This winter looks like it may be a good year for observing snowy owls (Nyctea scandiaca) in many of the northern lower 48. We seem to be having a snowy owl irruption.
Snowy owls nest in the treeless Arctic tundra, but during an irruption, some will need to head south into Southern Canada and the northern USA. An irruption occurs when the owls lay large clutches of eggs in response to high populations of their prey, i.e., lemmings, voles, ptarmigan, etc. When the summer ends and prey is not so readily available, some of the raptors will head south looking for food.
This year the Wisconsin DNR is reporting a large number of the raptors are juveniles. Unfortunately the mortality rate for young snowy owls is pretty high — not typically from starvation, however, but from collisions with vehicles and fences, electrocution on power lines, and poisoning from rodenticides.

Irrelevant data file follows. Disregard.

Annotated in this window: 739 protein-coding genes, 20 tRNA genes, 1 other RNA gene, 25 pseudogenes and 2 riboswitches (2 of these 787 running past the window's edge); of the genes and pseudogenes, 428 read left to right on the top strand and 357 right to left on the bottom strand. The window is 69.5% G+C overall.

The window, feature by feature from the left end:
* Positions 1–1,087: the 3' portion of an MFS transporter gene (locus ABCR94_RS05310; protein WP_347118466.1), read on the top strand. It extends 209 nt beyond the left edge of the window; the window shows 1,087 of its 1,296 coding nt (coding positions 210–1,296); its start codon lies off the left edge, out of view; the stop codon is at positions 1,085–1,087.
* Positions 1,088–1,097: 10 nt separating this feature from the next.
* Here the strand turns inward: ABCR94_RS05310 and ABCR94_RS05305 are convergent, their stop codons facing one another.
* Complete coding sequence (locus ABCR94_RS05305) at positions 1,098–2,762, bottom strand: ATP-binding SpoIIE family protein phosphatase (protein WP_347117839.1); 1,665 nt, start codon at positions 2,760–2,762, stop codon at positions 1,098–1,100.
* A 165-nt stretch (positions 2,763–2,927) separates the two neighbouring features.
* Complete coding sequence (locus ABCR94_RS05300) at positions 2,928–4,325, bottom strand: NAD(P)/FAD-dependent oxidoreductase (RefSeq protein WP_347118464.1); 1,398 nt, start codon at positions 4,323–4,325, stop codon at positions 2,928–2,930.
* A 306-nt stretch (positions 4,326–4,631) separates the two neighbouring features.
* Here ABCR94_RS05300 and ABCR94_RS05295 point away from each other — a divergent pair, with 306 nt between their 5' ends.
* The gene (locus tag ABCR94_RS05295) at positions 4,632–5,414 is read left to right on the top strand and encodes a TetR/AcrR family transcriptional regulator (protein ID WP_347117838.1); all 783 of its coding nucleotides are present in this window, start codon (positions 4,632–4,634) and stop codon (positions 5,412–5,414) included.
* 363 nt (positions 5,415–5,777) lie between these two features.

Airports are particularly troublesome for the raptors since their flat, treeless expanses remind them of the tundra, but an encounter with an airplane will not yield the same results as with a ptarmigan.
If you happen to observe a snowy owl, don’t try to get too near it. Stay at least 100 yards away. Use a spotting scope or binoculars to watch. Getting too close stresses the birds. If the bird looks at you or flushes from his perch, you’re too close.
See also the snowy owl tracking program Project SNOWstorm.